scratch building complex curves

The place to discuss all aspects of building models from scratch.

Moderators: Joseph C. Brown, Moderators

Post Reply
grabula
Posts: 10
Joined: Wed Oct 07, 2009 7:01 am

scratch building complex curves

Post by grabula » Mon Feb 15, 2016 10:21 pm

Hey all, I'm getting ready to dive in to building one of these:

http://hgwiki.net/images/0/02/SpittingCobra1.gif

I'm not sure how to go about building the armor. I was thinking of using insulation foam coated in something to make it harder? What are the best materials for coating something like that? Are there other materials more durable? [/img]

User avatar
naoto
Posts: 24404
Joined: Fri Jul 12, 2002 3:22 pm
Location: Temple City, California, USA

Post by naoto » Mon Feb 15, 2016 11:39 pm

Okay, it doesn't directly answer your question, but have you taken a look at papercraft models? Perhaps you can look there for some ideas. With cardmodel and paper model, you start of with flat sheets of material,
Built-up model aeroplanes and boats might also provide some ideas too -- for example, sometimes you would have an internal frame onto which "planking" or "sheeting" is applied to create the external shell, or perhaps a "buck" is created onto which the shell is formed (e.g. using fiberglass layup on larger size, or analogous method using papier mache for smaller sizes.). Sometimes the form is "sacrificed" or destroyed as part of the process (e.g. the form is carved from form -- over which you apply the fiberglass cloth and sheet, and once that is fully cured, you scoop out the form to leave the outer shell only (basically you destroy the form in the process). Sometimes the initial shell you create becomes the form for the final part -- i.e. the initial pattern is made in the shape of the final part, then a "shell" is formed around that -- which then becomes the "negative" from which the final part is created -- a "negative" form allows you to have surface detail as part of the pattern.
Naoto Kimura
木村直人

grabula
Posts: 10
Joined: Wed Oct 07, 2009 7:01 am

Post by grabula » Tue Feb 16, 2016 1:33 am

Naoto, do you have any picture examples? I'm having a hard time following.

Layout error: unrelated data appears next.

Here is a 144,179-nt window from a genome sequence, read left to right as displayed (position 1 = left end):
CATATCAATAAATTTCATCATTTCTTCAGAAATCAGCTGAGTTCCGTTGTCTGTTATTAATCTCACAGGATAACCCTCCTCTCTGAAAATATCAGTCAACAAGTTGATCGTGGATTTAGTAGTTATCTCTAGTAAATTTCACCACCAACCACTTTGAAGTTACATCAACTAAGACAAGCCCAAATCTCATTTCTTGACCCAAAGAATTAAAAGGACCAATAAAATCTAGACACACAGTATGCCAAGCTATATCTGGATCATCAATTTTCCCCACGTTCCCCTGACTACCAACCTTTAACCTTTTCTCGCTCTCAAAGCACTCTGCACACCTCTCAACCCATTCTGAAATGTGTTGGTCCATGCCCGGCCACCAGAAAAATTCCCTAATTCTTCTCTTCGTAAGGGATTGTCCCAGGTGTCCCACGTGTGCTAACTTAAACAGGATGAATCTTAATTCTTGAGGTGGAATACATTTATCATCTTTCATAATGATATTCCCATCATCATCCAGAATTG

User avatar
Kylwell
Moderator
Posts: 28896
Joined: Sun Nov 02, 2003 9:25 pm
Location: Lakewood, CO
Contact:

Post by Kylwell » Tue Feb 16, 2016 2:54 am

You need Captain Foam Man! Also known as Joe Brown here. Insulation foam covered in 2 part epoxy putty, usually Aves now-a-days but it all depends on how hard you want it.

The 2 big things to remember are shaping your foam plug slightly smaller than needed to compensate for the epoxy covering and of course learning to roll your putty to exacting thicknesses. Followed by the black art of laying it evenly on a curved surface.
Abolish Alliteration

User avatar
Joseph C. Brown
Moderator
Posts: 7289
Joined: Thu Jul 11, 2002 6:13 pm
Location: Oak Ridge, TN, USA

Post by Joseph C. Brown » Tue Feb 16, 2016 10:39 am

...I was awake. Really!


Mark Y.'s scratchbuilding article is fairly relevant for this project:
http://www.starshipmodeler.com/tech/my_scratch.htm

And Chris D still has a great article on scratchbuilding:
http://www.christopher-doll.com/scratch ... -farscape/

I really need to consolidate some of my build pics in one location to as an example for this sort of thing...
________
Joe Brown

ajmadison
Posts: 1216
Joined: Mon Jul 15, 2002 10:53 am
Location: windermere, fl
Contact:

Post by ajmadison » Thu Feb 18, 2016 12:22 am

There is also my article:

http://www.starshipmodeler.com/tech/aj_scratch.htm

Besides the coating carved foam method, there are a couple of different ways of solving the complex curve problem:

1. carve a male or female mold (balsa or bass wood) and vac-form it.
2. create a prototype/original carving, and use RTV to create a female mold to produce a resin copy.
3. As in my article, cut bulkheads and profiles and build up your shape. Then stuff epoxy in-between the bulkheads and sand the epoxy down to your shape.
4. IF, your curves are mild enough, you can build up your shape, like the nose on the delta flyer:

http://i88.photobucket.com/albums/k170/ ... n/0006.jpg

Then skin it:

http://i88.photobucket.com/albums/k170/ ... n/0015.jpg

I have also done the brute force method. Laminate sheet styrene to create an approximation of the shape, and used putty to make it smooth. Its labor intensive, but for a small area that defies being skinned, or require bulkheads too small to be cut accurately, it works.

User avatar
naoto
Posts: 24404
Joined: Fri Jul 12, 2002 3:22 pm
Location: Temple City, California, USA

Post by naoto » Thu Feb 18, 2016 4:25 pm

Naoto Kimura
木村直人

grabula
Posts: 10
Joined: Wed Oct 07, 2009 7:01 am

Post by grabula » Wed Mar 02, 2016 6:58 am

Kylwell, I think that's the direction I'm leaning. Now that I have an egg I can use as a mold it seems like the best way to go.

Post Reply

Who is online

Users browsing this forum: No registered users and 2 guests